Have you ever wondered whether you’re stuck in a computer simulation; just a brain in a vat, a helpless victim of a twisted scientific experiment? Is the world around you just a figment of your imagination? You may quickly dismiss such thoughts—but can you prove it isn’t true?
This was the disturbing problem proposed by the philosopher Hilary Putnam in 1981, but it closely resembles René Descartes’ idea of the Evil Genius, presented in his 1641 work Meditations on First Philosophy. Descartes wanted to investigate which of our assumptions about ourselves and our world we can actually show to be true, and his starting point for this was to doubt absolutely everything until we can be sure of it— “if you would be a real seeker after truth”, he says, “it is necessary that at least once in your life you doubt, as far as possible, all things”. Since he knows that his own senses have not always been accurate in the past, he concludes that he cannot be completely sure even that the pipe in his hand or the slippers on his feet are really there. Taking this idea to another level, Descartes imagined that there might be an omnipotent evil genius, a “malicious demon”, tricking us into believing everything we think we see around us and everything we think we know about our own lives, when in fact reality could be totally different.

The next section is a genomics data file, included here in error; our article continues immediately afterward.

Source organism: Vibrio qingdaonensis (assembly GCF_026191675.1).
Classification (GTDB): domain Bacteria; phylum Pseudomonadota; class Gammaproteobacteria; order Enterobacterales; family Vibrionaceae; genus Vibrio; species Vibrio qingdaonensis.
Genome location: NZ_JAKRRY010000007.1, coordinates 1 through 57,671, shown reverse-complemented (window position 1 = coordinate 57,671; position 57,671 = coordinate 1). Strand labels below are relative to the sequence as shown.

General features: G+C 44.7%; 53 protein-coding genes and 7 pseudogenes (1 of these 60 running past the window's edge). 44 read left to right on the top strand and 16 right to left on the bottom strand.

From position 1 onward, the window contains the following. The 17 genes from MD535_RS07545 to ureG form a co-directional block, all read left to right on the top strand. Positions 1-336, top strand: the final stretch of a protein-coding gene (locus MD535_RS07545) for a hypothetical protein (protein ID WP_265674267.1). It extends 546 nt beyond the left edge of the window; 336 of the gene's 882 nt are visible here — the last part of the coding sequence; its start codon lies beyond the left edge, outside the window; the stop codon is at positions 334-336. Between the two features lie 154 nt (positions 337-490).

This scepticism and doubt about our own senses and perceptions can be seen in popular culture, most notably in the 1999 film The Matrix and the 2010 film Inception. Such fictional accounts reflect our own niggling fears that perhaps we cannot trust anything at all, which are arguably heightened in our modern world of virtual reality technology and artificial intelligence. Can we at least be sure that we ourselves exist? Descartes’ answer is yes, because if we are doubting everything around us there must be a thinking entity, an “I”, doing the doubting—I think, therefore I am.
Applicants wishing to study Philosophy should familiarise themselves with Descartes’ famous sceptical argument, and should think about their own response to the issue of reality and the senses. Is radical doubt the correct starting point? How, if at all, can we prove the reality of our perceptions? If we were all living in a computer simulation, would there be any way for us to know it? Finally, is “I think, therefore I am” a well-reasoned argument?